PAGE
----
From my life in Singapore, my *book aside, the conventional wisdom is old is wise, people who have high social status is wise, people who have accumulated wealth is wise, people who worked for all the above mentioned are wise. People who have religion and goes to churches, temples and mosques are wise and ethical.
People who are rich and brand conscious are looked up upon.
Wisdom seem so relative and social values seem so superficial that most assess you by your family backgrounds, professions, the 5Cs (cars, credit cards, condominiums, country club and cash) as well as the types of friends you have.
Few really dig deeper into such superficialities that intrigued the curiosities and self-esteemed more than the quality and ethical worth of these high-flyers.
It is something that I have grown to deal with, albeit with much weariness after some time as well as not having my own private sanctuary to heal and recuperate from most hypocrisies.
Even being at home and facing my parents have a different set of comprehension and communication problems that only the same family members share. I do not share such problems with friends and most times when I perceived them to be of the typical kiasi, kiasu and kiabo mentality, I would rather feed on their egos and esteemed, without being superficial or hypocritical (normally I will tell them you are better off than me; but deep down I say to myself I can live without them and I am better off not being friends with you).
I mentioned in my book that though I had learn most things myself and understand the behaviour and cultures of others, I had never wanted to tell them the difference or to make them more liberal. I can only pitched the book that way and write it to allow others to understand me better. I believe I achieve none but happy that I managed to get it published and shared it with the her.
My mother, a baby-boomer generation with no education is very ignorant of most things but the culture with its conventional wisdom overwhelms my intellectual virtues. I can accept that and did not bother to further explain myself most times because I did that and most have short memories. In addition, with no wealth and influential friends, there isn’t much that others will look up to me. Being respected (having a deep admiration), to me, is not about wealth, social status or the 5Cs. It is also not about having confidence to express yourself in songs and poems. To a lesser extend it is also not about the inborn beauty that one possessed. After encountering with Aristotle ethics, I had associate wisdom with the sophia that Aristotle preached. The wisdom (or sophia) that involves both intellectual virtues and moral ones.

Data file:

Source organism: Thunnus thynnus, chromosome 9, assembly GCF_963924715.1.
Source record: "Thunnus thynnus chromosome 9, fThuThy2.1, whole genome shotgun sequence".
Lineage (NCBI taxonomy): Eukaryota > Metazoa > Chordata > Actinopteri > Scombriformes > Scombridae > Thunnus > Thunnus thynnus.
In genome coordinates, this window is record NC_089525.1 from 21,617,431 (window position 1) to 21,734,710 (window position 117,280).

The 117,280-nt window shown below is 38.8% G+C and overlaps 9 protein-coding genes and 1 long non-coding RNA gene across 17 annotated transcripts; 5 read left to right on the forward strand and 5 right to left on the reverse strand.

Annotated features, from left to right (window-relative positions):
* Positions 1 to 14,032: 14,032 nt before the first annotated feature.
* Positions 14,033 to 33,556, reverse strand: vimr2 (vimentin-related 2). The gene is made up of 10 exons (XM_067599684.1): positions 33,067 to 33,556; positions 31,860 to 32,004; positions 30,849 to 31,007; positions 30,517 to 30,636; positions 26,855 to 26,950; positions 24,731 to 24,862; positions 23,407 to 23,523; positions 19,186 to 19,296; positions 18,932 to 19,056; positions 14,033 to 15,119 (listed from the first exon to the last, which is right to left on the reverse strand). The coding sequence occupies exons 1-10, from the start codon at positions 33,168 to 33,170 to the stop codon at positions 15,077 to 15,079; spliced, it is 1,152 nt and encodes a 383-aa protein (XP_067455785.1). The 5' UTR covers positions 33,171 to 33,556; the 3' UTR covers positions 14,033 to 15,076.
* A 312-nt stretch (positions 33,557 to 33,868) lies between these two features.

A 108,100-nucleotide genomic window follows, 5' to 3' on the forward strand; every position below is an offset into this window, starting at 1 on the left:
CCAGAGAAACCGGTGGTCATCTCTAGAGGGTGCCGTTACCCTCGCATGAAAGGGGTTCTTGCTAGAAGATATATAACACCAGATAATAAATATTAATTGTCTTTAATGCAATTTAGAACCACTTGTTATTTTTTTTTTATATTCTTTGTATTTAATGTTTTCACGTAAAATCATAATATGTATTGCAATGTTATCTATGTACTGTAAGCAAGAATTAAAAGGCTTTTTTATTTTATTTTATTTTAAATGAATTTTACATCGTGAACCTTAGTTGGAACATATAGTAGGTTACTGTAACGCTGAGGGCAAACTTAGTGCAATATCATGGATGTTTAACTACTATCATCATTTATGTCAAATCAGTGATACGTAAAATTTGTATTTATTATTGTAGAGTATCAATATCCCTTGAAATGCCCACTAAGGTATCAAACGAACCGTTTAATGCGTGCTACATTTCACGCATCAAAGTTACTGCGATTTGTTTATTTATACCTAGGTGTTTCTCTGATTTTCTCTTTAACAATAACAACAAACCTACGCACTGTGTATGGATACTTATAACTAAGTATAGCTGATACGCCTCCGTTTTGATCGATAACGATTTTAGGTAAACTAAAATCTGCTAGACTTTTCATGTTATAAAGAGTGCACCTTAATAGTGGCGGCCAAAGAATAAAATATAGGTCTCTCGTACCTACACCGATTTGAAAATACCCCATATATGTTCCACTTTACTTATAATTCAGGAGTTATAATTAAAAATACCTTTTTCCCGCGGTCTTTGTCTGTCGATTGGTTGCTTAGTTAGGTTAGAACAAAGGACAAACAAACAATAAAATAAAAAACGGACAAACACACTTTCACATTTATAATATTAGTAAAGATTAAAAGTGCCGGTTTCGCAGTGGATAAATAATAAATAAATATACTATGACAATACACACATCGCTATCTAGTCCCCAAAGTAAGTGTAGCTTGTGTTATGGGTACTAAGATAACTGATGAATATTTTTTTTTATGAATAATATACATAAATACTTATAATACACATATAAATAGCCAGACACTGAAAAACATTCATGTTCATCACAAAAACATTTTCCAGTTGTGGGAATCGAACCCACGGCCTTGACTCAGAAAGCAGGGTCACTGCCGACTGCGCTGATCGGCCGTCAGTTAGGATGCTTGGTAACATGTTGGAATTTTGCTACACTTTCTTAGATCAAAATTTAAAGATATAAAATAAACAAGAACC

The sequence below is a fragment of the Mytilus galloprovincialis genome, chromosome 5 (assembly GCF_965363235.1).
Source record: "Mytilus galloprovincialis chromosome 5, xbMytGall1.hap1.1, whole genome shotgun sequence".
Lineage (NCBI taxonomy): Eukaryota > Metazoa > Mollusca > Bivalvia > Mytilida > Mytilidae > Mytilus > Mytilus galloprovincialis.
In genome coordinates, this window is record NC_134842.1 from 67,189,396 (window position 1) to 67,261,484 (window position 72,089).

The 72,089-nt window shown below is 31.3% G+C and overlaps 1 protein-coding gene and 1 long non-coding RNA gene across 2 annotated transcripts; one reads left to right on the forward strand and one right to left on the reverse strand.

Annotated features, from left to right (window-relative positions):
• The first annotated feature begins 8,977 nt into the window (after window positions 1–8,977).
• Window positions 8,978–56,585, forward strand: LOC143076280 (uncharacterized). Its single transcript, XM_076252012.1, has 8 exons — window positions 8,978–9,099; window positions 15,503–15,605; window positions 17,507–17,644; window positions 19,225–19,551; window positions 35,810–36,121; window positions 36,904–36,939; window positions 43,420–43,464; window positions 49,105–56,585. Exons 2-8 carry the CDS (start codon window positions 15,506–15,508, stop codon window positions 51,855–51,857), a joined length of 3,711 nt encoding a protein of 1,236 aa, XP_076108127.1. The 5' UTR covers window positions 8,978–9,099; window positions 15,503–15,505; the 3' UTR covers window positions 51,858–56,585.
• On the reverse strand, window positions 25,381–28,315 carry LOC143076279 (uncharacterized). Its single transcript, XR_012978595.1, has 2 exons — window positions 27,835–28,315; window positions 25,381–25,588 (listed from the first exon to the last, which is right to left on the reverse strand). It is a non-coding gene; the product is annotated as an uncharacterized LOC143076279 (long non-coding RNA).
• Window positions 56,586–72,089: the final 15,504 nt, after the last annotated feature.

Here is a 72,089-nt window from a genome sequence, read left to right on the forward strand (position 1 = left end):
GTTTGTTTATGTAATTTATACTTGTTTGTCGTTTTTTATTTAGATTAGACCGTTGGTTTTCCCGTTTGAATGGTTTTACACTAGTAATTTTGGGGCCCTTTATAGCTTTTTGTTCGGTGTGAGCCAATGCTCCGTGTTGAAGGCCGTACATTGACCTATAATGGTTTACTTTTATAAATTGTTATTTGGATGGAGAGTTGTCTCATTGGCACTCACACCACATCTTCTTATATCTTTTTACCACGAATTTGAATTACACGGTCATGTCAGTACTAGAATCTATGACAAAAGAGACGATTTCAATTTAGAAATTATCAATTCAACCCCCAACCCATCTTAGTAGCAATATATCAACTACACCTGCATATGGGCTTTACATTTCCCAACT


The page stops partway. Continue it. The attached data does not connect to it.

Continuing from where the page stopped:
My encounter with Buddhism during my teenage years provides me with the value of compassion to at least respect (due regard for) others as a human being, regardless of race, language and religion.
My outlook of my life changes according to my exposure of western philosophy and liberal arts. My personality, perhaps due to my single parent family background, made me take things easy but also having the ambition and self motivation to achieve things that I aimed for in my life. I had my disappointments as well as my triumphs (though not rewarding in the sense of recognition and prestige – I did have a GESS school colors award). I do meet many obstacles and challenges in life and also having the adventurous attitude to experiment with substances. And my smoking habits is something that most in society frown upon, however most of my former girlfriends graciously put up with it.
One thing that I definitely take pride in is that making mistakes and learning from them is not to be ashamed of when I accept them and admit honestly to others. The prize of all these life lessons is wisdom and with the hard work of self study, the knowledge acquired through reading complement those life lessons that my parents cannot offer me. Understanding that the mistakes I made made me a better person through acceptance of them and to those that I concede my defeats I continue to thread through life with dignity and integrity.
Now that I understand that life is a journey that I constantly arrives at different destinations, it makes me poignant and occasionally bittersweet to revisit each destination and also to explore the uncertain future. Most of all, it gives me great courage and finesse to discover and continue to learn, by myself and also with the wealth of knowledge of the family.
It will be a pleasure and a great honor to taste the fruits of a heritage and distinguished culture. It will also be gratifying and enriching to go through the setbacks and hard challenges with the family.
The sun does not shine on just one family-tree but the sun always rises from the east; the dawn will be where the laughters and euphorias are.
*my book is a result of my experiences and life encounters.